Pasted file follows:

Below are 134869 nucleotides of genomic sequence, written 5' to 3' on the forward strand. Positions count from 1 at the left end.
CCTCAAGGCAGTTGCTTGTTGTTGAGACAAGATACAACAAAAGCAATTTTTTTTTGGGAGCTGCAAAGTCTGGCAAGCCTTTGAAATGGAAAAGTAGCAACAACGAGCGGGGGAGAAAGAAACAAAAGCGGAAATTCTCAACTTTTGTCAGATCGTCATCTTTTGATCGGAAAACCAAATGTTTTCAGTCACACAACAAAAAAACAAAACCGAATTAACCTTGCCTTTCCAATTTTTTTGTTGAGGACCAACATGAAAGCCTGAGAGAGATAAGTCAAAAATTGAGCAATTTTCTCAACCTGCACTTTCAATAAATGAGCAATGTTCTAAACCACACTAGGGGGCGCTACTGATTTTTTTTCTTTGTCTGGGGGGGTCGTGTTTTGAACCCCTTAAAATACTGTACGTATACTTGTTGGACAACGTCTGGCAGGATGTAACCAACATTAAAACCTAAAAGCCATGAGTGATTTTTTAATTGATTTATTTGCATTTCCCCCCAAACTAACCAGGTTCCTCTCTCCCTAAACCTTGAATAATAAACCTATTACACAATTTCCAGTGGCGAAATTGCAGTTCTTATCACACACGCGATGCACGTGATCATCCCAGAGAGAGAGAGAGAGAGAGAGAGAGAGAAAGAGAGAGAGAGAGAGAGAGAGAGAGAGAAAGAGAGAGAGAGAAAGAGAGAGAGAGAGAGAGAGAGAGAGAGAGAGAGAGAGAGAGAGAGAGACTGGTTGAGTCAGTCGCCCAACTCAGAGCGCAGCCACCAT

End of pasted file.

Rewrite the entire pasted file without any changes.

Below are 134869 nucleotides of genomic sequence, written 5' to 3' on the forward strand. Positions count from 1 at the left end.
CCTCAAGGCAGTTGCTTGTTGTTGAGACAAGATACAACAAAAGCAATTTTTTTTTGGGAGCTGCAAAGTCTGGCAAGCCTTTGAAATGGAAAAGTAGCAACAACGAGCGGGGGAGAAAGAAACAAAAGCGGAAATTCTCAACTTTTGTCAGATCGTCATCTTTTGATCGGAAAACCAAATGTTTTCAGTCACACAACAAAAAAACAAAACCGAATTAACCTTGCCTTTCCAATTTTTTTGTTGAGGACCAACATGAAAGCCTGAGAGAGATAAGTCAAAAATTGAGCAATTTTCTCAACCTGCACTTTCAATAAATGAGCAATGTTCTAAACCACACTAGGGGGCGCTACTGATTTTTTTTCTTTGTCTGGGGGGGTCGTGTTTTGAACCCCTTAAAATACTGTACGTATACTTGTTGGACAACGTCTGGCAGGATGTAACCAACATTAAAACCTAAAAGCCATGAGTGATTTTTTAATTGATTTATTTGCATTTCCCCCCAAACTAACCAGGTTCCTCTCTCCCTAAACCTTGAATAATAAACCTATTACACAATTTCCAGTGGCGAAATTGCAGTTCTTATCACACACGCGATGCACGTGATCATCCCAGAGAGAGAGAGAGAGAGAGAGAGAGAGAAAGAGAGAGAGAGAGAGAGAGAGAGAGAGAAAGAGAGAGAGAGAAAGAGAGAGAGAGAGAGAGAGAGAGAGAGAGAGAGAGAGAGAGAGAGAGACTGGTTGAGTCAGTCGCCCAACTCAGAGCGCAGCCACCAT